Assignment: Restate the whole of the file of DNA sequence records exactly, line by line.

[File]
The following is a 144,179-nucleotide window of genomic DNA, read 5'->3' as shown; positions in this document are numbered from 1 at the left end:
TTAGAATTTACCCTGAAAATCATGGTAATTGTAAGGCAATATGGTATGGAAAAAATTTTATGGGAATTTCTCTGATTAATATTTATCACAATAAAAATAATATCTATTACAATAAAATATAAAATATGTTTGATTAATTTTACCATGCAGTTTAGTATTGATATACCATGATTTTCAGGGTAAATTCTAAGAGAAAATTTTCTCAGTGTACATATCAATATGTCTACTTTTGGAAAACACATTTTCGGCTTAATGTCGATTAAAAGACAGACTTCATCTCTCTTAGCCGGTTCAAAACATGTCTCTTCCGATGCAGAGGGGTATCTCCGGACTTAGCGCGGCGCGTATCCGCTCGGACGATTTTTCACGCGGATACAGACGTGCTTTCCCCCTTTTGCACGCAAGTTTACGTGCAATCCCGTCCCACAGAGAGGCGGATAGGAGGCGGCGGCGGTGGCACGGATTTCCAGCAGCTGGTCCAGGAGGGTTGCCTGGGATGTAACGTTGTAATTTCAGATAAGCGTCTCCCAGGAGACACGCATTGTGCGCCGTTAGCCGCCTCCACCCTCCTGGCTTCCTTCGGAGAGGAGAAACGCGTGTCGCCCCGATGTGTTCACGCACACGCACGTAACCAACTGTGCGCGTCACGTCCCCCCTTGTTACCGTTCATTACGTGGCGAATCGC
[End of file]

The following is a 144,179-nucleotide window of genomic DNA, read 5'->3' as shown; positions in this document are numbered from 1 at the left end:
TTAGAATTTACCCTGAAAATCATGGTAATTGTAAGGCAATATGGTATGGAAAAAATTTTATGGGAATTTCTCTGATTAATATTTATCACAATAAAAATAATATCTATTACAATAAAATATAAAATATGTTTGATTAATTTTACCATGCAGTTTAGTATTGATATACCATGATTTTCAGGGTAAATTCTAAGAGAAAATTTTCTCAGTGTACATATCAATATGTCTACTTTTGGAAAACACATTTTCGGCTTAATGTCGATTAAAAGACAGACTTCATCTCTCTTAGCCGGTTCAAAACATGTCTCTTCCGATGCAGAGGGGTATCTCCGGACTTAGCGCGGCGCGTATCCGCTCGGACGATTTTTCACGCGGATACAGACGTGCTTTCCCCCTTTTGCACGCAAGTTTACGTGCAATCCCGTCCCACAGAGAGGCGGATAGGAGGCGGCGGCGGTGGCACGGATTTCCAGCAGCTGGTCCAGGAGGGTTGCCTGGGATGTAACGTTGTAATTTCAGATAAGCGTCTCCCAGGAGACACGCATTGTGCGCCGTTAGCCGCCTCCACCCTCCTGGCTTCCTTCGGAGAGGAGAAACGCGTGTCGCCCCGATGTGTTCACGCACACGCACGTAACCAACTGTGCGCGTCACGTCCCCCCTTGTTACCGTTCATTACGTGGCGAATCGC